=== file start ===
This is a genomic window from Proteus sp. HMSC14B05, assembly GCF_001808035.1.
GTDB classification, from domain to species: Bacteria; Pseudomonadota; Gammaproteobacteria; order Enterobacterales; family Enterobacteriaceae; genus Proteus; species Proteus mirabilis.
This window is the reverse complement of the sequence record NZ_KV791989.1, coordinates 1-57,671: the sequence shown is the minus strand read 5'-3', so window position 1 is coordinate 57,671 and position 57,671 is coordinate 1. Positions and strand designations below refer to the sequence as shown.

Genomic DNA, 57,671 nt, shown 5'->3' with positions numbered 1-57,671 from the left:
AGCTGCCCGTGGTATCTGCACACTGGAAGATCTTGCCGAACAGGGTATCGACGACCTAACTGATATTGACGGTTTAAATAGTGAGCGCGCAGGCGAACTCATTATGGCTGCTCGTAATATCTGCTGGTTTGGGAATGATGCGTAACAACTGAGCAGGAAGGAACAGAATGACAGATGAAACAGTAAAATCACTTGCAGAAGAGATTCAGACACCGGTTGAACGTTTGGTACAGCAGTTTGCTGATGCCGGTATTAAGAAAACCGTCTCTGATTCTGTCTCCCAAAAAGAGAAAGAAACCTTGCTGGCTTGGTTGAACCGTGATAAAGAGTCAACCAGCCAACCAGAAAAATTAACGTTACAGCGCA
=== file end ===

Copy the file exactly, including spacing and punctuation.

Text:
This is a genomic window from Proteus sp. HMSC14B05, assembly GCF_001808035.1.
GTDB classification, from domain to species: Bacteria; Pseudomonadota; Gammaproteobacteria; order Enterobacterales; family Enterobacteriaceae; genus Proteus; species Proteus mirabilis.
This window is the reverse complement of the sequence record NZ_KV791989.1, coordinates 1-57,671: the sequence shown is the minus strand read 5'-3', so window position 1 is coordinate 57,671 and position 57,671 is coordinate 1. Positions and strand designations below refer to the sequence as shown.

Genomic DNA, 57,671 nt, shown 5'->3' with positions numbered 1-57,671 from the left:
AGCTGCCCGTGGTATCTGCACACTGGAAGATCTTGCCGAACAGGGTATCGACGACCTAACTGATATTGACGGTTTAAATAGTGAGCGCGCAGGCGAACTCATTATGGCTGCTCGTAATATCTGCTGGTTTGGGAATGATGCGTAACAACTGAGCAGGAAGGAACAGAATGACAGATGAAACAGTAAAATCACTTGCAGAAGAGATTCAGACACCGGTTGAACGTTTGGTACAGCAGTTTGCTGATGCCGGTATTAAGAAAACCGTCTCTGATTCTGTCTCCCAAAAAGAGAAAGAAACCTTGCTGGCTTGGTTGAACCGTGATAAAGAGTCAACCAGCCAACCAGAAAAATTAACGTTACAGCGCA